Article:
Modesto News: City drawing on wells amid drought, MID cuts
06/26/2014 8:32 PM
06/26/2014 8:33 PM
Modesto is feeling the effects of the drought, with the Modesto Irrigation District reducing the amount of water it sends to the city by 43 percent, which is the same reduction MID has imposed on its other water users.
The city is making up the difference by drawing more water from its nearly 100 wells to serve its roughly 265,000 water users in Modesto and in such neighboring communities as Salida, Hickman and Waterford.
Modesto’s water customers use on average 59 million gallons of water per day, with 30 million gallons of that coming from MID. The district reduced what it supplies the city to 17 million gallons per day on average as of May 1, which is when it set its annual allocations for its water users.
Water Systems Manager Dave Savidge and Water Operations Supervisor Manuel Martinez said they believe Modesto should get through May 2015 – when MID will set its next annual allocations – without mandating further conservation measures.
“We think we can get through the year without any major problems,” Martinez said.
City officials have said they are in better shape than many communities because Modesto has two sources of water – its wells and river water from MID. The city has had MID water since 1995, which has allowed it to replenish its aquifer.
But the city faces instituting stage 2 water restrictions from its drought contingency plan if the dry weather continues into a fourth year. The city instituted stage 1 restrictions in 2003. They call for reducing water use 10 percent to 20 percent and include such measures as limiting when residents can water their lawns and banning outdoor water use from noon to 7 p.m. City officials have said water use has dropped by 20 percent since 2003.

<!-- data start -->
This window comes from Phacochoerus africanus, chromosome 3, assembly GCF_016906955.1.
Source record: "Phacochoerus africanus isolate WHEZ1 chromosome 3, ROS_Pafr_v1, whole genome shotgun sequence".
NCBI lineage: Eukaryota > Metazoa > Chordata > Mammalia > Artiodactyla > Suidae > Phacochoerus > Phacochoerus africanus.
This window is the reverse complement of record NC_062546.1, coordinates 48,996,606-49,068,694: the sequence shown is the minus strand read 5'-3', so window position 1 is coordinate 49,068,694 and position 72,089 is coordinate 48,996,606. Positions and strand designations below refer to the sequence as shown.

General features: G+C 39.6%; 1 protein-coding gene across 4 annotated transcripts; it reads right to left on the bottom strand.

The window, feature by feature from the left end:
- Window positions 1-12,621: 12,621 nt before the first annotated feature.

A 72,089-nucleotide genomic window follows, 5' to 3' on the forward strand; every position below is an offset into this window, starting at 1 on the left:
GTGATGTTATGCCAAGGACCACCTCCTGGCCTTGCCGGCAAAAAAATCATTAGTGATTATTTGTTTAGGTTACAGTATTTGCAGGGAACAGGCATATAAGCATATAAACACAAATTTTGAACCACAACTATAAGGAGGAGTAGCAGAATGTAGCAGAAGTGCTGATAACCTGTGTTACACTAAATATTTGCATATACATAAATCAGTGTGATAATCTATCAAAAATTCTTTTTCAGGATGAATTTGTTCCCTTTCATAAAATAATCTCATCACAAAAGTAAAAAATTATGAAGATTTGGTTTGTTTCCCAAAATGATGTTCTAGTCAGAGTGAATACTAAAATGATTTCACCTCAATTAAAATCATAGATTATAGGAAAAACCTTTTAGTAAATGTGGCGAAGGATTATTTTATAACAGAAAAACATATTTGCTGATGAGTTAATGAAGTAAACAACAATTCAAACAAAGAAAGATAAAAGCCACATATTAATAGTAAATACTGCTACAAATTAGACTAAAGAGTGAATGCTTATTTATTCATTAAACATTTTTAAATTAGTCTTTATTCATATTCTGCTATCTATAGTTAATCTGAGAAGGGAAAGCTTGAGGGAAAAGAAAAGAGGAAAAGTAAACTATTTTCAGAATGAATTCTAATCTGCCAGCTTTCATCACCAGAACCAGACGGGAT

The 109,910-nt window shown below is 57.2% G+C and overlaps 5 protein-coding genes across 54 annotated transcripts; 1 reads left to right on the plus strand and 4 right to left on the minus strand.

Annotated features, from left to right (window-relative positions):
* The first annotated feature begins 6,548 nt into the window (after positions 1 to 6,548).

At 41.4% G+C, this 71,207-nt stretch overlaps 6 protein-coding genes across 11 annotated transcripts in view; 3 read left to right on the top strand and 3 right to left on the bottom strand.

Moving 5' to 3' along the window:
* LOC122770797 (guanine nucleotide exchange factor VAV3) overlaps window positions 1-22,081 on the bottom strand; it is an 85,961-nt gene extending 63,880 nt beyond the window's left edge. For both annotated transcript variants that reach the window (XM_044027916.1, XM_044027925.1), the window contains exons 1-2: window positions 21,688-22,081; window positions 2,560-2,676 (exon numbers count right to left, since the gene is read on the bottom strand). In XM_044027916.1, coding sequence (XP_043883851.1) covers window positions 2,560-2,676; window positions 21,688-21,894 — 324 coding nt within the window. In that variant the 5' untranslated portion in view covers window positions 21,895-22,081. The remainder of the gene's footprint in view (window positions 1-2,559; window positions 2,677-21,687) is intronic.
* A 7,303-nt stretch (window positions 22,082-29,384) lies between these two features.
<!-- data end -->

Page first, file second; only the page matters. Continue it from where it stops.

Stage 2 calls for reducing water use by as much as 15 percent more.
Modesto is stepping up its educational and enforcement efforts to get the word out about the drought and the need to conserve. It included information about MID water reductions in its City Beat newsletter in June utility bills, is conducting a radio campaign and will get the message out on billboards.
Savidge said since May, three city workers have been checking three days a week to see if water customers are complying with the stage 1 restrictions. They are looking for such violations as customers watering their lawns on the wrong day or at the wrong time. He added that the 13 city workers who respond to water service calls also are on the lookout for any violations.
The workers try to talk to those not following the water restrictions, if that is possible. If not, they leave behind material about the drought and water conservation.
Savidge said the city’s focus is on education. He said first-time offenders are not fined. Second-time offenders can be fined $50; third-time offenders face a $200 fine; fourth-timers face $250. Savidge said city workers have talked to about 1,200 water violators and none has been fined, though the city is resolving a case with a commercial user that could result in a fine.
“Our customers are pretty good,” he said. “They know the situation we are in and want to help.”
More about the stage 1 restrictions, water conservation tips and other resources is available at www.ci.modesto.ca.us/pwd/water/conservation. Customers also can call (209) 342-2246 for information or to report people violating the water restrictions.
About This BlogBee staff writer Kevin Valine writes about issues affecting the city, the economy and quality of life in Modesto.
Join the Discussion
The Modesto Bee is pleased to provide this opportunity to share information, experiences and observations about what's in the news. Some of the comments may be reprinted elsewhere on the site or in the newspaper. We encourage lively, open debate on the issues of the day, and ask that you refrain from profanity, hate speech, personal comments and remarks that are off point. Thank you for taking the time to offer your thoughts.